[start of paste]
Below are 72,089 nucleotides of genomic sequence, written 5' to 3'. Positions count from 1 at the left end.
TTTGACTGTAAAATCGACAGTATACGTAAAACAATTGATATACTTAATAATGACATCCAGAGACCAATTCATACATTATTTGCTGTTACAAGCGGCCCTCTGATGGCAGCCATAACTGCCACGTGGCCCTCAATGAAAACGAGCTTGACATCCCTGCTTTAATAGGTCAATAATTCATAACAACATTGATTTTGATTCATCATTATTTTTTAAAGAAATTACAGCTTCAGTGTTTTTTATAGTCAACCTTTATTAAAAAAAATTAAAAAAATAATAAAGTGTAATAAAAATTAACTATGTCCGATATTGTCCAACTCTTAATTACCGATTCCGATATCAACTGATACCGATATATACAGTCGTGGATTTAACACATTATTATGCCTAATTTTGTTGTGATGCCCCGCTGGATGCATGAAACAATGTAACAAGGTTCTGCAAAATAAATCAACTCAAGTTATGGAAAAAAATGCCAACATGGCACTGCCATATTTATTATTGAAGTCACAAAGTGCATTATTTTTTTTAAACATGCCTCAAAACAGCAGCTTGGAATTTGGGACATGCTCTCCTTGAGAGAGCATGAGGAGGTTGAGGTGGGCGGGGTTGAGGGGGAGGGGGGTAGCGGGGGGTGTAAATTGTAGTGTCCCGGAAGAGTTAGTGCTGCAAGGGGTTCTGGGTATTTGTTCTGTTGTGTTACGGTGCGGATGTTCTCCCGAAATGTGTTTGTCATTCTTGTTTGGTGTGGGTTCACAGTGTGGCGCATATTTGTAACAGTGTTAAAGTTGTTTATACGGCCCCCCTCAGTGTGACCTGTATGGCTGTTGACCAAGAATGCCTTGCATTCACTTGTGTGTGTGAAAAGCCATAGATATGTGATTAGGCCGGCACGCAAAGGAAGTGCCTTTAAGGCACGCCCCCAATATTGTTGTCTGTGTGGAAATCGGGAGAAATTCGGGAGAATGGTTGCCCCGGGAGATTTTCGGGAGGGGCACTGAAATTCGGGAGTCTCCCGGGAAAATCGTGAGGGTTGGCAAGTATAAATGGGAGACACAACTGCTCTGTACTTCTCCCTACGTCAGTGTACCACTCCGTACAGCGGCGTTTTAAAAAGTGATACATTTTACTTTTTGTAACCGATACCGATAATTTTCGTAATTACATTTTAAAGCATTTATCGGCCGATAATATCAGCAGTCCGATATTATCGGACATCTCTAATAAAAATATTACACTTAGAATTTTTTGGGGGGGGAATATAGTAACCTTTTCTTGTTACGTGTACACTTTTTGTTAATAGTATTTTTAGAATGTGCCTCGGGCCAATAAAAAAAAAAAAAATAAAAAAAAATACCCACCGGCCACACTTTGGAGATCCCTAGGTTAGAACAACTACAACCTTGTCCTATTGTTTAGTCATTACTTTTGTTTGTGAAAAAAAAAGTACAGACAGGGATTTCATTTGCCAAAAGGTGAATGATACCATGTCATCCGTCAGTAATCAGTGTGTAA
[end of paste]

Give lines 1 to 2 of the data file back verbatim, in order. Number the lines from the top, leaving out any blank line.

Below are 72,089 nucleotides of genomic sequence, written 5' to 3'. Positions count from 1 at the left end.
TTTGACTGTAAAATCGACAGTATACGTAAAACAATTGATATACTTAATAATGACATCCAGAGACCAATTCATACATTATTTGCTGTTACAAGCGGCCCTCTGATGGCAGCCATAACTGCCACGTGGCCCTCAATGAAAACGAGCTTGACATCCCTGCTTTAATAGGTCAATAATTCATAACAACATTGATTTTGATTCATCATTATTTTTTAAAGAAATTACAGCTTCAGTGTTTTTTATAGTCAACCTTTATTAAAAAAAATTAAAAAAATAATAAAGTGTAATAAAAATTAACTATGTCCGATATTGTCCAACTCTTAATTACCGATTCCGATATCAACTGATACCGATATATACAGTCGTGGATTTAACACATTATTATGCCTAATTTTGTTGTGATGCCCCGCTGGATGCATGAAACAATGTAACAAGGTTCTGCAAAATAAATCAACTCAAGTTATGGAAAAAAATGCCAACATGGCACTGCCATATTTATTATTGAAGTCACAAAGTGCATTATTTTTTTTAAACATGCCTCAAAACAGCAGCTTGGAATTTGGGACATGCTCTCCTTGAGAGAGCATGAGGAGGTTGAGGTGGGCGGGGTTGAGGGGGAGGGGGGTAGCGGGGGGTGTAAATTGTAGTGTCCCGGAAGAGTTAGTGCTGCAAGGGGTTCTGGGTATTTGTTCTGTTGTGTTACGGTGCGGATGTTCTCCCGAAATGTGTTTGTCATTCTTGTTTGGTGTGGGTTCACAGTGTGGCGCATATTTGTAACAGTGTTAAAGTTGTTTATACGGCCCCCCTCAGTGTGACCTGTATGGCTGTTGACCAAGAATGCCTTGCATTCACTTGTGTGTGTGAAAAGCCATAGATATGTGATTAGGCCGGCACGCAAAGGAAGTGCCTTTAAGGCACGCCCCCAATATTGTTGTCTGTGTGGAAATCGGGAGAAATTCGGGAGAATGGTTGCCCCGGGAGATTTTCGGGAGGGGCACTGAAATTCGGGAGTCTCCCGGGAAAATCGTGAGGGTTGGCAAGTATAAATGGGAGACACAACTGCTCTGTACTTCTCCCTACGTCAGTGTACCACTCCGTACAGCGGCGTTTTAAAAAGTGATACATTTTACTTTTTGTAACCGATACCGATAATTTTCGTAATTACATTTTAAAGCATTTATCGGCCGATAATATCAGCAGTCCGATATTATCGGACATCTCTAATAAAAATATTACACTTAGAATTTTTTGGGGGGGGAATATAGTAACCTTTTCTTGTTACGTGTACACTTTTTGTTAATAGTATTTTTAGAATGTGCCTCGGGCCAATAAAAAAAAAAAAAATAAAAAAAAATACCCACCGGCCACACTTTGGAGATCCCTAGGTTAGAACAACTACAACCTTGTCCTATTGTTTAGTCATTACTTTTGTTTGTGAAAAAAAAAGTACAGACAGGGATTTCATTTGCCAAAAGGTGAATGATACCATGTCATCCGTCAGTAATCAGTGTGTAA